Overview of Nasal Surgery
Corrective nasal surgery improves nasal patency and thus the comfort of breathing throughout the day and during sleep. Patent nasal surgery reduces mouth breathing and improves the airway during sleep.
Overview of Nasomaxillary Expansion
In 2004, Dr. Kasey Li and Dr. Christian Guilleminault reported their results of maxillomandibular expansion improving obstructive sleep apnea (OSA). The rationale of the operation is based on the findings that patients with OSA often have narrow jaws, which result in constricted nasal airways and posterior tongue displacement with resultant airway obstruction. By widening the upper and lower jaws, maxillomandibular expansion enlarges the nasal and retropalatal airway, stiffens the soft palate, and thus creates more intraoral space.
Overview of Maxillomandibular Advancement
The airway is, in essence, confined by the upper and lower jaws. By moving the upper jaw (maxilla) and lower jaw (mandible) forward, the entire airway can be enlarged. This procedure serves as the most effective surgical treatment for obstructive sleep apnea. It is performed on patients with moderate to severe obstructive sleep apnea as the only treatment, or when other procedures have failed. It is also performed in patients with significant jaw deformity that contributes to obstructive sleep apnea.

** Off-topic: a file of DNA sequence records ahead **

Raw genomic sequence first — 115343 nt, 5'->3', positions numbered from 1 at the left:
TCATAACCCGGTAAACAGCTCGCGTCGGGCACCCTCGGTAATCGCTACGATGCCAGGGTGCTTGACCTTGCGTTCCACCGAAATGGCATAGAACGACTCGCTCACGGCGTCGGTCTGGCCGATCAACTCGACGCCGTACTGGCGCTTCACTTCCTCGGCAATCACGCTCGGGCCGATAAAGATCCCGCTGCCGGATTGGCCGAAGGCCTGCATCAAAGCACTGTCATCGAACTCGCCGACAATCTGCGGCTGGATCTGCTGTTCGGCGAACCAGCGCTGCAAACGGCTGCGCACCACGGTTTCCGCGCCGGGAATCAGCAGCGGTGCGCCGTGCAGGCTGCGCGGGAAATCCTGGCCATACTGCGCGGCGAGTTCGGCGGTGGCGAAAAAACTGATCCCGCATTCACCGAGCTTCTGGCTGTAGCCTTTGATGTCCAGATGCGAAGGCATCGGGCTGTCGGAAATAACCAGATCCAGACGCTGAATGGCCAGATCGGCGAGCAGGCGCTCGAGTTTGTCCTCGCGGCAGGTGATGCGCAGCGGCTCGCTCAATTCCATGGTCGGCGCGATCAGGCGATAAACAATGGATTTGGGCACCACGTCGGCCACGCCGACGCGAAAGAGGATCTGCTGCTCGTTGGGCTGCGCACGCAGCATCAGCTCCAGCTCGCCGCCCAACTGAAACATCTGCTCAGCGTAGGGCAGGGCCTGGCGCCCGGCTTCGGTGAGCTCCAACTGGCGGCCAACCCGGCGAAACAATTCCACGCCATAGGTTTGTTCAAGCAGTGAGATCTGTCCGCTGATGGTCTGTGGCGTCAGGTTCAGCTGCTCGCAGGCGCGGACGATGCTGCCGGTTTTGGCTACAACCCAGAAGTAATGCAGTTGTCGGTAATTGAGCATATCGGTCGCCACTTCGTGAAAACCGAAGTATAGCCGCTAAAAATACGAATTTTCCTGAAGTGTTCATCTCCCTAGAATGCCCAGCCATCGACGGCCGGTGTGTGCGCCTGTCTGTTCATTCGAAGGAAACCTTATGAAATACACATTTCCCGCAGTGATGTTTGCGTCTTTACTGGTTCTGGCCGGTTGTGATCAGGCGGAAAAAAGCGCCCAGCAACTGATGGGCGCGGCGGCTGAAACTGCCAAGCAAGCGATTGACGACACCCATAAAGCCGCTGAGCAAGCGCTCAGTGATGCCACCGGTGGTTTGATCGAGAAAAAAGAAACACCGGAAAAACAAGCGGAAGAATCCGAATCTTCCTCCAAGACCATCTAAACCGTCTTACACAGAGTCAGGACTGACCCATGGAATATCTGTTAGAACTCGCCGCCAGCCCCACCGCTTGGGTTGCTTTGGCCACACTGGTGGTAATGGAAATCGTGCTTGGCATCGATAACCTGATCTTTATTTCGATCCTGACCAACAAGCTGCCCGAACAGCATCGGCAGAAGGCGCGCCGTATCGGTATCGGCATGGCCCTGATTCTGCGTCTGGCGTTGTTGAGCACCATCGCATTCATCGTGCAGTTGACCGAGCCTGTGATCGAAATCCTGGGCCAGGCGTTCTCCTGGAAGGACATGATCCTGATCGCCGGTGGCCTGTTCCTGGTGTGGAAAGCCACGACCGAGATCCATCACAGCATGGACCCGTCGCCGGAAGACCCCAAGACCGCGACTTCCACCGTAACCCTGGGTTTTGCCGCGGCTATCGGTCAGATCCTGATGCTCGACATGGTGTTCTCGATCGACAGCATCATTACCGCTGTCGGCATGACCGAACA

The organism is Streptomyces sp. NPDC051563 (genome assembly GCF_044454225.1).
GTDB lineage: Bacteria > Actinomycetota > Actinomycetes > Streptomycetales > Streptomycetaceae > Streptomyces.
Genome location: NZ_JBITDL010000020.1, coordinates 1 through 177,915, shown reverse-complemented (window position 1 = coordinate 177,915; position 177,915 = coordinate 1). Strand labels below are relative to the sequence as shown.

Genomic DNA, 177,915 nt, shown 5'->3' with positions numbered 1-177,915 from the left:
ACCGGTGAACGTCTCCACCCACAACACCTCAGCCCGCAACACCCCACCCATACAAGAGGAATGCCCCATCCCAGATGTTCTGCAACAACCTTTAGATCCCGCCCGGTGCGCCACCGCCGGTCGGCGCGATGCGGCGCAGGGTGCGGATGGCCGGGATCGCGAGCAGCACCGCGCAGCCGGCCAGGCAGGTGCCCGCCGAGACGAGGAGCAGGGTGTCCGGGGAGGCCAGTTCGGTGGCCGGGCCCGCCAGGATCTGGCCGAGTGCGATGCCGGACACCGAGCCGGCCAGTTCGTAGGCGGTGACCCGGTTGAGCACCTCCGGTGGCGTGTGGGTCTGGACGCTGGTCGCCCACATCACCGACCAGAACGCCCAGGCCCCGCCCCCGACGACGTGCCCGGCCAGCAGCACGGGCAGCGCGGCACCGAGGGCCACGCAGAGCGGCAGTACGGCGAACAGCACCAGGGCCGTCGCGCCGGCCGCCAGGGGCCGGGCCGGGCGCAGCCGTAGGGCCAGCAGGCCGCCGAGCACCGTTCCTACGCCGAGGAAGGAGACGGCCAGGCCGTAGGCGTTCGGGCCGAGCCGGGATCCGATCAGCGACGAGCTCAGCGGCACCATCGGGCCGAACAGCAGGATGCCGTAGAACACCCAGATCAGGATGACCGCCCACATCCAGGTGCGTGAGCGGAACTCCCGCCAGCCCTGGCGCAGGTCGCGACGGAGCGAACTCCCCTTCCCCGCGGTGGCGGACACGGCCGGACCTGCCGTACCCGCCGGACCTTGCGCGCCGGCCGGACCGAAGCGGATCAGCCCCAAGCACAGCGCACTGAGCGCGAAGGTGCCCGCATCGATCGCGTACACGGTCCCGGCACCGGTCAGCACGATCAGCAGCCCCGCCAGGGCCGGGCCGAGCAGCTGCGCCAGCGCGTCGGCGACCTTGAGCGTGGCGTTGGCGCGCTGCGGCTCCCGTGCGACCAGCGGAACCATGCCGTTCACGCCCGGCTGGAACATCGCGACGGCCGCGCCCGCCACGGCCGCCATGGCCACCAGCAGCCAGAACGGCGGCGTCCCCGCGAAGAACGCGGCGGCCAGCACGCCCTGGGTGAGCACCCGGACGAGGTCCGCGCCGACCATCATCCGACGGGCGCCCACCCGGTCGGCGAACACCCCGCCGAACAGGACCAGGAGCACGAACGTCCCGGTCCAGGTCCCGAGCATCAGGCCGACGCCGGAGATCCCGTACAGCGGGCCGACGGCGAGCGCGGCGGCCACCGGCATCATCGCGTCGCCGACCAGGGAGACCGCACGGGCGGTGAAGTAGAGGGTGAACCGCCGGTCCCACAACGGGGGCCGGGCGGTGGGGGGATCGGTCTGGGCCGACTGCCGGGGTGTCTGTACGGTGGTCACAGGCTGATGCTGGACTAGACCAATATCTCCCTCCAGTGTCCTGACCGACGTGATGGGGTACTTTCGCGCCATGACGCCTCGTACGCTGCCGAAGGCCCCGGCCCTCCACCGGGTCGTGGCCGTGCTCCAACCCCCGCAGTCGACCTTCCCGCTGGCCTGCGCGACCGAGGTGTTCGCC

Overview of Orthognathic Surgery
Orthognathic surgery involves surgery of the maxilla and mandible. Since the maxilla and mandible are in intimate association with the surrounding teeth as well as structures of the face and airway, the position and size of the maxilla and mandible significantly influence the dental occlusion, facial esthetics and airway dimension. Therefore, indication(s) for considering orthognathic surgery in order to improve the size and position of the maxilla and mandible are invariably aimed at improving dental occlusion, facial esthetics and airway dimension.